Archive for March, 1990

Island epic

Issue 1/1990 | Archives online, Authors, Reviews

Ulla-Lena Lundberg‘s novel Leo was one of last autumn’s best-sellers: written in Swedish, it was published simultaneously in Finnish, and praised unanimously by critics in both languages. The first volume of a trilogy, Leo tells of the lives of Åland shipowners and their families at a time when men sailed the seas and women’s lot was to wait at home. Lundberg’s story is at the same time old-fashioned, with its finely drawn portraits, and a modernist structured novel that rises above everyday realism.

‘In Åland literature is peripheral;’ says Ulla-Lena Lundberg in the Helsinki bookshop where she is signing copies of Leo. Nevertheless, the Åland (in Finnish, Ahvenanmaa) islands, between Finland and Sweden, have bred some important writers. I am thinking, for example, of Sally Salminen, whose Katrina (1936) is one of the most translated Finnish novels. And at present there is the influential writer Johannes Salminen, an essayist and pointed polemicist in many areas (he also happens to be Ulla-Lena Lundberg’s publisher). More…

Letters to Trinidad

Issue 1/1990 | Archives online, Fiction, Prose

Extracts from the novel Kirjeitä Trinidadiin (‘Letters to Trinidad’, 1989). Introduction by Suvi Ahola

Elisabet suggested that they should go to the beach. Seppo would have liked to show her the coral, but his wife thought it was too far, and so they decided to go to the beach nearest the hotel.

They hired mattresses and a sun umbrella and found places in the first row, close to the water. The sea glittered, and long, shallow waves rolled towards the sand, like long, even snores. Seppo dozed for a moment, then sat up and, taking his binoculars, focused out to sea. Two warships sailed eastwards through the glittering waves. Egypt, Jordan and the Arab countries all around, Iran and Iraq close by, Libya not far away – it was like lying on a keg of gunpowder!

Elisabet went swimming, and he followed. He carried his wife through the waves, played the life-saver and dragged Elisabet’s apparently lifeless body through the waves. They dived, and Elizabet complained that the salt stung her eyes. They lay on their mattresses and when Seppo glanced at her, he felt again the sharp stab of desire, and would have liked to make love, but had to content himself with caressing her thigh. When his desire became too great he covered himself with a rowel, and Elisabet laughed.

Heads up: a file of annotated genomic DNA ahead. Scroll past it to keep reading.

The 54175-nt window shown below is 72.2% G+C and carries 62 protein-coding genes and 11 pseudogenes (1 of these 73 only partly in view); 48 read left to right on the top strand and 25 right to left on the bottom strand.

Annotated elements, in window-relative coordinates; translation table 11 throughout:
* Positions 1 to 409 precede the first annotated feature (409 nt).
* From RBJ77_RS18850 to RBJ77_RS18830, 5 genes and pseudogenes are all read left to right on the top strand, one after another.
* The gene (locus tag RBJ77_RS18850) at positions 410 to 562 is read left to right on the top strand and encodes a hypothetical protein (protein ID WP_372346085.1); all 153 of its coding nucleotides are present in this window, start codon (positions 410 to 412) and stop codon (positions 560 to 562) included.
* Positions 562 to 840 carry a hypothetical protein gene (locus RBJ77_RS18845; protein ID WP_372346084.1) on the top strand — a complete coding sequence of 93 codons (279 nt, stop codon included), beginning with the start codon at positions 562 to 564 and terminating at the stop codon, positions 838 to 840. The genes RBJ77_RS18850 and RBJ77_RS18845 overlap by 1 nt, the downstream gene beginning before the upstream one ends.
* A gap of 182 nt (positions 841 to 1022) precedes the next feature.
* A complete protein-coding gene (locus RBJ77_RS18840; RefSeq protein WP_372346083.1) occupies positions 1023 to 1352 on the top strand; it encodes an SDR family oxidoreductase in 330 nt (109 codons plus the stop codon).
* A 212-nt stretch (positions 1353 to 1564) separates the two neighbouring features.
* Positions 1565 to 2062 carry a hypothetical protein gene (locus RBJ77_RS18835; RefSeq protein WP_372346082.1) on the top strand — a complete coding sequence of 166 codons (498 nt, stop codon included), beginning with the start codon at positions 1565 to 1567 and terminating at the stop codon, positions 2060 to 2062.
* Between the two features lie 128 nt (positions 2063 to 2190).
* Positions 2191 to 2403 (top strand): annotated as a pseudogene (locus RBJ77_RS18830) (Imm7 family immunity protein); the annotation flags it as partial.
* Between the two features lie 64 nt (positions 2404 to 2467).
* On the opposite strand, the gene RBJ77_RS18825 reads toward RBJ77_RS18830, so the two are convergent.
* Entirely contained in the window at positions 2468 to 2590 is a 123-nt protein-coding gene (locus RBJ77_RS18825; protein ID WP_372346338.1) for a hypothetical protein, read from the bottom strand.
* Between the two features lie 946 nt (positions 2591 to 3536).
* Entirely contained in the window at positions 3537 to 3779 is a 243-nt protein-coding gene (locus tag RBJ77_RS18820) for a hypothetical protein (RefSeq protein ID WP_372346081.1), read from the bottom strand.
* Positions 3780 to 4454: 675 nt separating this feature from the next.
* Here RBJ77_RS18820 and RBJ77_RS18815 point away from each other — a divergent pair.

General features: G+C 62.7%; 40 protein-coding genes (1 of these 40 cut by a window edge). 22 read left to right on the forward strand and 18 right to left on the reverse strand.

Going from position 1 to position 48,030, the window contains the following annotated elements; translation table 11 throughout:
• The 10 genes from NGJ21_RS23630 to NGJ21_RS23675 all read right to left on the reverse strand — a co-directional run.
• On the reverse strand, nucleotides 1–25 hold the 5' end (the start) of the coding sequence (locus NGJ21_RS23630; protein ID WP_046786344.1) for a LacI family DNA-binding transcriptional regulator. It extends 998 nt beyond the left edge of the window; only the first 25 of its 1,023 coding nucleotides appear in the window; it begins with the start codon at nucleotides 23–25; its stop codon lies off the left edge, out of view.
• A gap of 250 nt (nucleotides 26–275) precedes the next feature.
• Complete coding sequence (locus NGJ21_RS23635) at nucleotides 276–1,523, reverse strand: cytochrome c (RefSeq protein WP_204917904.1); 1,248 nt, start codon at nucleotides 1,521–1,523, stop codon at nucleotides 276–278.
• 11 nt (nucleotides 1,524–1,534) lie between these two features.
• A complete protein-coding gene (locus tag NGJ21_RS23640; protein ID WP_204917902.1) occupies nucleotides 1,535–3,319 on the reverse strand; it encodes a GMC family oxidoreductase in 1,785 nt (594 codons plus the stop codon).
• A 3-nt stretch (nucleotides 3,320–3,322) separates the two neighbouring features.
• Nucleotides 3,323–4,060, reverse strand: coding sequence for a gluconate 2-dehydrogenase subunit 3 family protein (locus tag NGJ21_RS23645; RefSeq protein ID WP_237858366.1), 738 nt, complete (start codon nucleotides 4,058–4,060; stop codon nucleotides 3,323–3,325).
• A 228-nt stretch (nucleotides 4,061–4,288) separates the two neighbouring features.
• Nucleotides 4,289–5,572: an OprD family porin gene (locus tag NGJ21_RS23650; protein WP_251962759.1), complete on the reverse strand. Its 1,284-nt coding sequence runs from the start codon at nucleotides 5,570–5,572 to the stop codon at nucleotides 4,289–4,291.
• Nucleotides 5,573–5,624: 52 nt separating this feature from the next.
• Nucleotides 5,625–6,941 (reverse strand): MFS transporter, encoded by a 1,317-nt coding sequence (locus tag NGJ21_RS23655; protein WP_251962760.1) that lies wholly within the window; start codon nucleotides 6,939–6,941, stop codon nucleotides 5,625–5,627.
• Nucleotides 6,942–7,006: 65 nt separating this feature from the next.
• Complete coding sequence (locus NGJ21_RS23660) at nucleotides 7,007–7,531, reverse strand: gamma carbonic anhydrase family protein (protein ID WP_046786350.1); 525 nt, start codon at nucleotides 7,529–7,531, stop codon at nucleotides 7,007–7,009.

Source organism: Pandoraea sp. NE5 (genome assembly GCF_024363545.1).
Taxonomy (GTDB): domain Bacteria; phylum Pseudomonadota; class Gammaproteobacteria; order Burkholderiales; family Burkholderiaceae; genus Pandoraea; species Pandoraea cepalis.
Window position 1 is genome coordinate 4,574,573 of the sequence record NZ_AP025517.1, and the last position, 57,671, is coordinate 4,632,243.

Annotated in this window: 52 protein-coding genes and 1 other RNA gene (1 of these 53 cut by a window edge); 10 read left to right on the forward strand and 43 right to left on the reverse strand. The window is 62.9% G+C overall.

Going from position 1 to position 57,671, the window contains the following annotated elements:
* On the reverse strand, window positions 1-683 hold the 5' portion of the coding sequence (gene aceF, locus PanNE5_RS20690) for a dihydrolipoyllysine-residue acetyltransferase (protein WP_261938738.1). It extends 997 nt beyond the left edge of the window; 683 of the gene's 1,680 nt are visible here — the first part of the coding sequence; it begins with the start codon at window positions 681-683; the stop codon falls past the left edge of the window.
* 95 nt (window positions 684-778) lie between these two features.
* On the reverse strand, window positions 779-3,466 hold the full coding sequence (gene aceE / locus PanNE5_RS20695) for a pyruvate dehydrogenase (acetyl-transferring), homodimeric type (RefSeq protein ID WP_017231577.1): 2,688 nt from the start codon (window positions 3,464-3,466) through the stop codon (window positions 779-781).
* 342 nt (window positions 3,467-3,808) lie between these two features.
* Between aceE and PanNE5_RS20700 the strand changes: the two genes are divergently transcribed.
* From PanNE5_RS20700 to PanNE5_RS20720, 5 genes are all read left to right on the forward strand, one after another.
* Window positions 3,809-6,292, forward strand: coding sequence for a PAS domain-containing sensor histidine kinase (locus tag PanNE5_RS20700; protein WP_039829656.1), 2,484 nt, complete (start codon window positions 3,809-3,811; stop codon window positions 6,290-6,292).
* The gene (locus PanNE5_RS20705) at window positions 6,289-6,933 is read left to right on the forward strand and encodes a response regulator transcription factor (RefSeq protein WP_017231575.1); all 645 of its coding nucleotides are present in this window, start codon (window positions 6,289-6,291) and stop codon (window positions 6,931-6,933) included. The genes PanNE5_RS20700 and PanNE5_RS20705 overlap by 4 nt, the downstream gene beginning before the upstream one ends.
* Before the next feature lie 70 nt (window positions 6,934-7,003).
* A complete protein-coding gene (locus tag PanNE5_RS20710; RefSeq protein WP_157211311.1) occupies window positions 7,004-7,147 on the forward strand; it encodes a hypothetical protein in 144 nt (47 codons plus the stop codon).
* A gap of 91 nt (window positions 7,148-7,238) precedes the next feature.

‘Again? You’re insatiable’, she said. More…

Real lives

Issue 1/1990 | Archives online, Authors, Reviews

Finnish literature rests largely on a realist tradition. Literature has been valued most when it gives a faithful description of the world. Realistic descriptions of people and nature gradually gave way to social realism, which in turn developed into psychological realism, currently the major trend; sometimes a tiring one. Contemporary Finnish literature overflows with portraits of relationships, family hells and Bildungsromanen, most of them scarcely indistinguishable from one another.

Psychological realism is at its most interesting when it has a social dimension. When – according to the realist tradition – it also deals with its own time, human conditions and ideals, or their absence. The work of Annika Idström (born 1947) has always included this dimension. It may be the main reason for the passion her books provoke, and for their undisputed importance contemporary Finnish literature. More…

The anchor

Issue 1/1990 | Archives online, Fiction, Prose

An extract from the novel Leo (Söderströms, 1989). Introduction by Marianne Bargum

A summer quickly goes by and the beginning of autumn rolls merrily away. The middle of October is the time when things start slackening off, the harvest over, the flax brought in and the time for slaughter approaching. It is growing darker and the storm rumbles over the village, howling even more wildly out there in the darkness where the ships are gradually beginning to struggle home.

In stormy weather, we become touchy and angry. We think about those out there, and are irritated by minor matters people safe on the mainland make such a furore about. We conscientiously go to church the nearer autumn looms, and there we pray ardently for all those in peril on the sea. But then we have the pastor in the pulpit, irritable and angry like the rest of us, and he takes the opportunity to give us a reminder.

‘Out there in the storm the skipper calls on God, but when the storm dies down, he gives thanks for his own skill’, he begins. So you can work out what is to follow. Not very edified, we make our way home in the mud, in the cold wind, a shoulder like a wedge ahead of us. More…